PFAS to be Classified as Hazardous Substances Under New Bipartisan Senate Bill

PFAS to be Classified as Hazardous Substances Under New Bipartisan Senate Bill

The PFAS Action Act

A bipartisan senate bill was introduced on March 1 to mandate the Environmental Protection Agency (EPA) classify Per- and Polyfluoroalkyl Substances (PFAS) as hazardous substances eligible for cleanup under the Superfund toxics law, a massive step in efforts to eliminate widespread contamination by these compounds across the country. Under the PFAS Action Act of 2019, legislation would require responsible parties to report the excess release of PFAS into the environment and allow the government to sue polluters to recover the costs of cleanup.

Scott Faber, Senior Vice President of Government Affairs at the Environmental Working Group (EWG) said that “this proposal could assist potentially hundreds of communities throughout the country struggling with PFAS contamination by securing the resources required to begin the cleanup process and holding polluters accountable.”

What are PFAS?

PFAS are manmade chemicals that have been used in both industry and consumer products since the 1950s.  The most common products that PFAS are used in include:

  • Non-stick cookware
  • Products that resist grease, water and oil
  • Water-repellant clothing
  • Stain resistant fabrics
  • Firefighting foams
  • Some cosmetics


Exposure to PFAS can happen through a variety of ways including:

  • Drinking contaminated municipal water or private well water
  • Eating fish caught from a source that was contaminated with PFAS
  • Swallowing contaminated soil or dust
  • Eating food that was packaged in material containing PFAS
  • Using consumer products including the ones listed above

As PFAS are produced and used, they can migrate into soil and water inducing hugely detrimental effects on the environment, people, and animals. While scientists are still learning about the health effects to exposure of PFAS, some studies show that PFAS exposure may affect:

  • Growth
  • Learning
  • Behavior of infants and children
  • The ability to get pregnant
  • Natural hormones in the body
  • Cholesterol levels
  • Immune system
  • Risk of cancer

 

Why is the PFAS Action Act of 2019 Necessary?

Tests performed by the EPA have detected PFAS pollution of public water supplies for 16 million Americans in 33 states, a statistic that is considered a severe underestimate of the scope of the problem. EWG and researchers at Boston’s Northeastern University have tracked 172 PFAS contamination sites in 40 states – a number that does not include public water systems with PFAS contamination. In May 2018, EWG released a data analysis that estimated more than 1,500 drinking water systems, serving up to 110 million Americans, may be contaminated with similar fluorinated chemicals.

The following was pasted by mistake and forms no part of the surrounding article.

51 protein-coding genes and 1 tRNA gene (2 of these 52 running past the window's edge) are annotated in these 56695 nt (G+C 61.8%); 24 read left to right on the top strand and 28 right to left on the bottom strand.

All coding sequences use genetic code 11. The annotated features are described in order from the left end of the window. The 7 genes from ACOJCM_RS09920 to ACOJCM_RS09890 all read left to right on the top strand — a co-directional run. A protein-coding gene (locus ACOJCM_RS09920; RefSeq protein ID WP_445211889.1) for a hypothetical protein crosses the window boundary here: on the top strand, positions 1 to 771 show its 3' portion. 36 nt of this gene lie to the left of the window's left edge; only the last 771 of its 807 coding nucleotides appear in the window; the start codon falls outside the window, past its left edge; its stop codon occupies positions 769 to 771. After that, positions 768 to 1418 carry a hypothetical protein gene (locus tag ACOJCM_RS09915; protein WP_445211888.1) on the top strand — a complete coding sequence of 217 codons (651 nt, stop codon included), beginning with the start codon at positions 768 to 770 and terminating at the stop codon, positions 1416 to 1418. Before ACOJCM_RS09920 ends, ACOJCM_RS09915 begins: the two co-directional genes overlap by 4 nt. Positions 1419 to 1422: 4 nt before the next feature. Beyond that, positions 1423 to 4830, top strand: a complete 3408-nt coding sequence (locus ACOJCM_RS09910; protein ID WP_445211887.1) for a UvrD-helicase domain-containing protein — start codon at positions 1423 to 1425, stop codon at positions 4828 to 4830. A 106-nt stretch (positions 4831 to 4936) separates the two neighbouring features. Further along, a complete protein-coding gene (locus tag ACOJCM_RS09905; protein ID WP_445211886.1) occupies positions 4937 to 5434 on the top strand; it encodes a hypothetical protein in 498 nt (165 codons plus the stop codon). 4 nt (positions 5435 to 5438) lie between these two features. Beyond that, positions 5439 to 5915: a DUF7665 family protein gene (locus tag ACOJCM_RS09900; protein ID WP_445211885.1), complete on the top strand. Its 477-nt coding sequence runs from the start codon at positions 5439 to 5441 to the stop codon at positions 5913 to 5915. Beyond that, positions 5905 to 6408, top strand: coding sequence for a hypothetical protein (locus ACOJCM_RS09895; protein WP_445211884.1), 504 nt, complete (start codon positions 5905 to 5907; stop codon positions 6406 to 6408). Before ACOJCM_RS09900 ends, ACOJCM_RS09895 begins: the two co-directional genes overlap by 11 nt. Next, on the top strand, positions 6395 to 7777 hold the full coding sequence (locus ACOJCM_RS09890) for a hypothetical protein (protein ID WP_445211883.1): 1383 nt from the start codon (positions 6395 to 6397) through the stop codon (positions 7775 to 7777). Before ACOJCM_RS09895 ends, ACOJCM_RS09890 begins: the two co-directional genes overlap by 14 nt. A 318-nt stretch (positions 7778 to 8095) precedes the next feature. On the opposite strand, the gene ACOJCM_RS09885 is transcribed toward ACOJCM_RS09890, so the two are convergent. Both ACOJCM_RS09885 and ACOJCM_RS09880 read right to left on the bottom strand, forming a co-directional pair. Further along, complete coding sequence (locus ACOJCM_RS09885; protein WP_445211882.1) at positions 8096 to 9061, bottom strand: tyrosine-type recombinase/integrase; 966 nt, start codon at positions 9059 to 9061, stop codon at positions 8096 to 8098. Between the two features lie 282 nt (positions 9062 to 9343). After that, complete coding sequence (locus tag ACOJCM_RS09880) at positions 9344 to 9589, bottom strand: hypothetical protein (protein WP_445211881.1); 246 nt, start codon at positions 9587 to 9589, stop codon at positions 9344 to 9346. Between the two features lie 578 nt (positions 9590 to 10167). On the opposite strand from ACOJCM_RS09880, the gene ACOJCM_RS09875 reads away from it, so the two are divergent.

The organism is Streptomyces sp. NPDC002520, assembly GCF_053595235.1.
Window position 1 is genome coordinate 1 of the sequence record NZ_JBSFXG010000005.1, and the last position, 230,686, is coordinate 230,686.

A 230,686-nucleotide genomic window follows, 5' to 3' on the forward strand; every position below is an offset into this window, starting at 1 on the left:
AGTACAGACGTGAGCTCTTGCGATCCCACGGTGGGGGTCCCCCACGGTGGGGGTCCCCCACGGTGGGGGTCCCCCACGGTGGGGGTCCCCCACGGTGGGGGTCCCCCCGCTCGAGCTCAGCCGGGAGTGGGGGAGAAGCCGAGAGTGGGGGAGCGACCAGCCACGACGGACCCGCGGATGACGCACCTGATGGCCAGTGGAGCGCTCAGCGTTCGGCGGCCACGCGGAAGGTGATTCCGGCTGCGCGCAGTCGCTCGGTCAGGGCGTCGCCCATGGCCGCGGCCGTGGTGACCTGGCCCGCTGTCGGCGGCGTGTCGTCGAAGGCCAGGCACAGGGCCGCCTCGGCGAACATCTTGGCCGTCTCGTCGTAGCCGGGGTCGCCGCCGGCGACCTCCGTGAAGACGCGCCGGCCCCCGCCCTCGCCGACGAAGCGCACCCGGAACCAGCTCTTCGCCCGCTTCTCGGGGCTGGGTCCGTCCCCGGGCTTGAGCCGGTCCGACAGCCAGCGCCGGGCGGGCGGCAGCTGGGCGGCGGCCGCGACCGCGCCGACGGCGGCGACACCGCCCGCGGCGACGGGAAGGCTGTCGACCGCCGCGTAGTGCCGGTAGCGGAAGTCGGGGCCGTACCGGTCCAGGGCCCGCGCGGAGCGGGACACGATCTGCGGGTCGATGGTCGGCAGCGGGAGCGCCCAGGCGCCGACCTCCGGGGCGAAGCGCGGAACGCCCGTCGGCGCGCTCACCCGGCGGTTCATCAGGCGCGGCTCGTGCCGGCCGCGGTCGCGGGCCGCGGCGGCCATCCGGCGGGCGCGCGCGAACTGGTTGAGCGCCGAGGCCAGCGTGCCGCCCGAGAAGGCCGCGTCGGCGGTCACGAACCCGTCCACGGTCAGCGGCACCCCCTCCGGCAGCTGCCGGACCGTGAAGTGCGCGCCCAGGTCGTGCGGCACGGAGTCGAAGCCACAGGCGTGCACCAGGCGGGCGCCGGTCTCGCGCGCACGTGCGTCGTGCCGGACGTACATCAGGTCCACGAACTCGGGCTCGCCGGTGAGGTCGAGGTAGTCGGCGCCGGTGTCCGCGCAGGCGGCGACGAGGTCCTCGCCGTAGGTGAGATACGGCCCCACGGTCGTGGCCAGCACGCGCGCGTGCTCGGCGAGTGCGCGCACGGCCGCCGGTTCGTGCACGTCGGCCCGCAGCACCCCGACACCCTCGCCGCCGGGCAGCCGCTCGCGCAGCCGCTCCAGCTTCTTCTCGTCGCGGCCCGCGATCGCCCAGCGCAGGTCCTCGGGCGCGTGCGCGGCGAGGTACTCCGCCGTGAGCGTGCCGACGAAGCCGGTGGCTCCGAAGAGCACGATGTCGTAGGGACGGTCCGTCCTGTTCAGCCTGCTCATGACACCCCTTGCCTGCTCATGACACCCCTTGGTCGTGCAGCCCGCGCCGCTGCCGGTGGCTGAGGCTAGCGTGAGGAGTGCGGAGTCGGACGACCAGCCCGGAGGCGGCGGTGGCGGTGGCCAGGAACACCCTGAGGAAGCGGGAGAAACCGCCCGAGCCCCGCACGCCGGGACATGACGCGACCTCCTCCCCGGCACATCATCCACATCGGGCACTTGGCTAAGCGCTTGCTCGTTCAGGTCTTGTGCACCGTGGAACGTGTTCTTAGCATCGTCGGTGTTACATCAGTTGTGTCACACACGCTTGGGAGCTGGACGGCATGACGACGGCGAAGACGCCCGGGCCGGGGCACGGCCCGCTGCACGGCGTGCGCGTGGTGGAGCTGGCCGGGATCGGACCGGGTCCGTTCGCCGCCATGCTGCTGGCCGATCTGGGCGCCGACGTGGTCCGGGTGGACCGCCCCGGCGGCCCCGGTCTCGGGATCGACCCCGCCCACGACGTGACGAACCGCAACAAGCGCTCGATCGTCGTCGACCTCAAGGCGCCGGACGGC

The map below from EWG and SSEHRI at Northeastern University shows contamination sites and EPA tap water detections. Click here to view an interactive version of this map. The blue circles show where PFAS chemicals were detected between 2013 and 2016 in public drinking water systems, and the red circles show sites in Northeastern’s PFAS Contamination Site Tracker.

Should this bill be enacted into law, these 1,500 contaminated drinking water systems across the country would soon be cleaned up as part both short-term and long-term actions included in the Action Plan, potentially resulting in clean water supplies and safe drinking water.

PFAS Action Act – Action Items

The EPA is leading the national effort to understand PFAS and reduce risks to the public through implementation of this Action Plan and through active engagement and partnership with other federal agencies, states, tribes, industry groups, associations, local communities, and the public.

Key actions to PFAS related challenges include:

  • Expanding toxicity information for PFAS
  • Developing new tools to characterize PFAS in the environment
  • Evaluating cleanup approaches
  • Developing guidance to facilitate the cleanup of contaminated groundwater
  • Using enforcement tools to address PFAS exposure in the environment
  • Using legal tools such as those in the Toxic Substances Control Act (TSCA) to prevent future PFAS contamination
  • Addressing PFAS in drinking water using regulatory and other tools
  • Developing new tools and materials to communicate about PFAS

(See all priority actions, short-term actions, and long-term actions here.)

1ewg.org
2shaheen.senate.gov
3epa.org
4atsdr.cdc.gov
5michigan.gov